The Fights for Civil Rights
Victory celebration, Tranby College, Sydney, June 1967
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The two worlds of post-war Australia
In the period following the Second World War, the vast majority of Australians lived in a world of houses serviced with water and power, and where laws ensured social order. People on the whole had jobs to do and enough to eat and, if they didn't, government benefits and services helped them through hard times. Mostly they lived in or near cities. They were proud to be subjects of the Queen and believed that they lived in a fair and just democracy, unhindered by problems such as class distinctions in Britain, or racial tensions in the United States or South Africa.
The Indigenous minority
The other world was inhabited by people whose ancestors had lived in Australia for more than 40,000 years. By the 1950s, having lost land and livelihood, many were paupers, living in 'humpies' on the edge of town rubbish dumps and earning occasional money as fruit pickers. They were not eligible for the dole or other state benefits which whites received. State laws told Indigenous people where they were allowed to live, where they could and couldn't move and who they could marry. They were often not the legal guardians of their own children. Local policemen controlled their earnings, doling out small amounts in pocket money according to their individual judgement or whim. In Queensland the law even allowed mission managers to open and censor mission-dwellers' letters.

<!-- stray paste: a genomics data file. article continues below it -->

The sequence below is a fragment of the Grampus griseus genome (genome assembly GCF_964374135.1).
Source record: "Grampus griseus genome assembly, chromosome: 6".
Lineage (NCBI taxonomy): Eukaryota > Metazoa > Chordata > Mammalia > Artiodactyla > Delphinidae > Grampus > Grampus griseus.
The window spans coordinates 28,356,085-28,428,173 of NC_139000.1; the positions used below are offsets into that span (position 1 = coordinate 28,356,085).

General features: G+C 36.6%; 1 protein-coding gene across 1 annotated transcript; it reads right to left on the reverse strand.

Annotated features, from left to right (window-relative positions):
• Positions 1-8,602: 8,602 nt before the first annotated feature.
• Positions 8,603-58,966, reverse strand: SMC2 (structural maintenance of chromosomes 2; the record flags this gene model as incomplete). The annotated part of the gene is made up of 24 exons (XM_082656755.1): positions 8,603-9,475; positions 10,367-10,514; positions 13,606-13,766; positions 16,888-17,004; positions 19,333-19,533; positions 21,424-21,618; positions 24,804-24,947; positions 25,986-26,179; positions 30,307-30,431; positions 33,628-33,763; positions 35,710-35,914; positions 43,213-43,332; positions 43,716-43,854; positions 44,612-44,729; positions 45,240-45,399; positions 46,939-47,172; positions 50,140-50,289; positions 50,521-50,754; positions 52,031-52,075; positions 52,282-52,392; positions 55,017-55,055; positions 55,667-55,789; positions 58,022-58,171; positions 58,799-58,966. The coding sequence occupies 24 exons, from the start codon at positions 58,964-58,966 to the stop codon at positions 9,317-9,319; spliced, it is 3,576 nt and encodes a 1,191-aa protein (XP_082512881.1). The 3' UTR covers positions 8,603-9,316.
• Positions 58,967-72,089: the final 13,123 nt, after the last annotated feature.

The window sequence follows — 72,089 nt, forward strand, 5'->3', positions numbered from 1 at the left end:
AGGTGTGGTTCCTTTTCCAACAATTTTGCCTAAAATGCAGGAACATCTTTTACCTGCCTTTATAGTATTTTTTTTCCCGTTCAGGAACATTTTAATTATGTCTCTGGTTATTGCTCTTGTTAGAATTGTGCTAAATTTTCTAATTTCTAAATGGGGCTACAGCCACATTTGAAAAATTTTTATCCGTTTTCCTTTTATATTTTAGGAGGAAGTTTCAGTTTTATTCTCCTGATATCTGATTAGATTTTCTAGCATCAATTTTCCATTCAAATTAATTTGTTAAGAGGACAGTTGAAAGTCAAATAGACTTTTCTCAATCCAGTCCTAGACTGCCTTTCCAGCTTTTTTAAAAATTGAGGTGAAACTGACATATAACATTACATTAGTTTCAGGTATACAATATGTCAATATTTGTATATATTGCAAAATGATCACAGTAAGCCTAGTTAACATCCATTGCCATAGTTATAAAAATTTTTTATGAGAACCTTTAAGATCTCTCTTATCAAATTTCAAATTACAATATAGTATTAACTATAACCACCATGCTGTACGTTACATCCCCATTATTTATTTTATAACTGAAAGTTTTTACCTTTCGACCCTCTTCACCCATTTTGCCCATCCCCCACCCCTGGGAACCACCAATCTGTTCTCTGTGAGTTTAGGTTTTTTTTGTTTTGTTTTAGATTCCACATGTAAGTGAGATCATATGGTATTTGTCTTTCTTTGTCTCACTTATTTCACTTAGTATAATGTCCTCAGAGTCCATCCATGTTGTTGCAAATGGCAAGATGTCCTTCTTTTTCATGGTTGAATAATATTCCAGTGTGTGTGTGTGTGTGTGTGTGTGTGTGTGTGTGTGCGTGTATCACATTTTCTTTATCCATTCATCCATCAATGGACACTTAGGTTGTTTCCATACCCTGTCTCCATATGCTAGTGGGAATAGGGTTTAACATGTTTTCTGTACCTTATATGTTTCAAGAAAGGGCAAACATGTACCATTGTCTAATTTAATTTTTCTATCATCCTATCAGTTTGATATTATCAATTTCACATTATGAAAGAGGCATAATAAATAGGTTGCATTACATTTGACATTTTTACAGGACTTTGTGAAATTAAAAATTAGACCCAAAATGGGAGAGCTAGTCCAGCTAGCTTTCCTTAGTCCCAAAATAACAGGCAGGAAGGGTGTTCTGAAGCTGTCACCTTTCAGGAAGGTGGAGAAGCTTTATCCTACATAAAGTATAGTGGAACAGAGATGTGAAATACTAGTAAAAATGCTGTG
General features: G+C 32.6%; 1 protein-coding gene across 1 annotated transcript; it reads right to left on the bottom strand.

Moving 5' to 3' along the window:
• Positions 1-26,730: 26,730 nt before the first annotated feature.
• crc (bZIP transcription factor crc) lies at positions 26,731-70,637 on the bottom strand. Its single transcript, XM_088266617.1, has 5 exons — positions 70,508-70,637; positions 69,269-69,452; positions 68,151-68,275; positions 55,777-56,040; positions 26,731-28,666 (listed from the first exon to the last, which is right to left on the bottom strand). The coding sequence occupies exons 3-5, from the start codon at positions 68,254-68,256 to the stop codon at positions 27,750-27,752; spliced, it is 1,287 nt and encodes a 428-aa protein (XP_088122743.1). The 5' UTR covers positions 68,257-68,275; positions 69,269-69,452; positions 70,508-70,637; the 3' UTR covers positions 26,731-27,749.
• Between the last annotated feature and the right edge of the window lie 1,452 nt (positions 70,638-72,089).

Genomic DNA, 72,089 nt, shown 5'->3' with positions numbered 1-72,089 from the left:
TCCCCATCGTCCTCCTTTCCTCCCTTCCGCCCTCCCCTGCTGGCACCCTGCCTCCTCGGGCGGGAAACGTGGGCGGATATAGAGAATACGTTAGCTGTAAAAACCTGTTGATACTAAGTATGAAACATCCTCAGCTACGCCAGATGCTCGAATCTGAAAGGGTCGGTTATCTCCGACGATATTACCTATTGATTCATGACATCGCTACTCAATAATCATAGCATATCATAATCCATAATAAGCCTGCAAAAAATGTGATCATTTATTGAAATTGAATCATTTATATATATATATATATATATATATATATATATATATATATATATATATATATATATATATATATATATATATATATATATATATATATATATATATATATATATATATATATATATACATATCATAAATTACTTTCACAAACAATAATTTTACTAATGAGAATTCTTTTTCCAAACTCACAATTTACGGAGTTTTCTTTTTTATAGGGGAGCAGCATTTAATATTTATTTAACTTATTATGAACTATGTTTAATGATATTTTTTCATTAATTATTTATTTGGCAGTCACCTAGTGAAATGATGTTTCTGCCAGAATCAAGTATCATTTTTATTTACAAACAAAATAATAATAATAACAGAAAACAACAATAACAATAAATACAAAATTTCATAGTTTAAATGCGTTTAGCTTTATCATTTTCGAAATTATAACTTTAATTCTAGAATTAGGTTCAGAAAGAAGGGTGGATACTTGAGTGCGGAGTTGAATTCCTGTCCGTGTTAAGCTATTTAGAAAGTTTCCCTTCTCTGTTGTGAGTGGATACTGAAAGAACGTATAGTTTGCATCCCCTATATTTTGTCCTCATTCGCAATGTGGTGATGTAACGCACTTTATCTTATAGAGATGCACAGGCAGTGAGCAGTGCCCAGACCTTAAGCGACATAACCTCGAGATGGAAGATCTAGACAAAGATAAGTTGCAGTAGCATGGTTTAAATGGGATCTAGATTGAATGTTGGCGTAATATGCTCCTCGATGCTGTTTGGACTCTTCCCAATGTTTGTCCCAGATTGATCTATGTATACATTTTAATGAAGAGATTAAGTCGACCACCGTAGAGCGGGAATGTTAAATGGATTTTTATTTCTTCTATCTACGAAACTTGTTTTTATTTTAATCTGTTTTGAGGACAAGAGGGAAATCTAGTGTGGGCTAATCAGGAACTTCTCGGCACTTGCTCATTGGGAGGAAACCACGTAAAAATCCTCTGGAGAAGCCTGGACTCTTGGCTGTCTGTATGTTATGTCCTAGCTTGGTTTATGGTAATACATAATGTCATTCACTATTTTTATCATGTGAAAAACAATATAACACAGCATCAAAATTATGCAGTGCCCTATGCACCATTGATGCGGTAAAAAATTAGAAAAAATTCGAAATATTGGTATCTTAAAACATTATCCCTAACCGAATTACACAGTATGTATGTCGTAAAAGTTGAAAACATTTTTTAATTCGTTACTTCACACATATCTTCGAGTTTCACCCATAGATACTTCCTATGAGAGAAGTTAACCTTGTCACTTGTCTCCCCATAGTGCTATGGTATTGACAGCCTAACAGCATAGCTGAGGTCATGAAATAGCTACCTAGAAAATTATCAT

Bridging the gulf
There was little contact between the inhabitants of these two worlds. The majority either didn't know or didn't care about the sufferings of the minority. However, events in the late 1950s brought the sufferings of the few into the living rooms of the many. Some were both aware of Aboriginal disadvantage and doing what they could to address it. They recognised the potential to form a grass-roots reform movement to bring the rights and protection of Australian citizenship to the dispossessed Aboriginal population.
Civil rights activism
From the late 1950s, Aboriginal and non-Aboriginal activists came together to:
- campaign for equal rights for Indigenous Australians, and
- to bring about the repeal of laws which deprived Indigenous Australians of civil liberties.
'Fights for Civil Rights' is an account of seven key civil rights campaigns and the activists and organisations that participated in them. It begins with the Warburton Ranges campaign in the 1950s.
Next: The Warburton Ranges controversy, 1957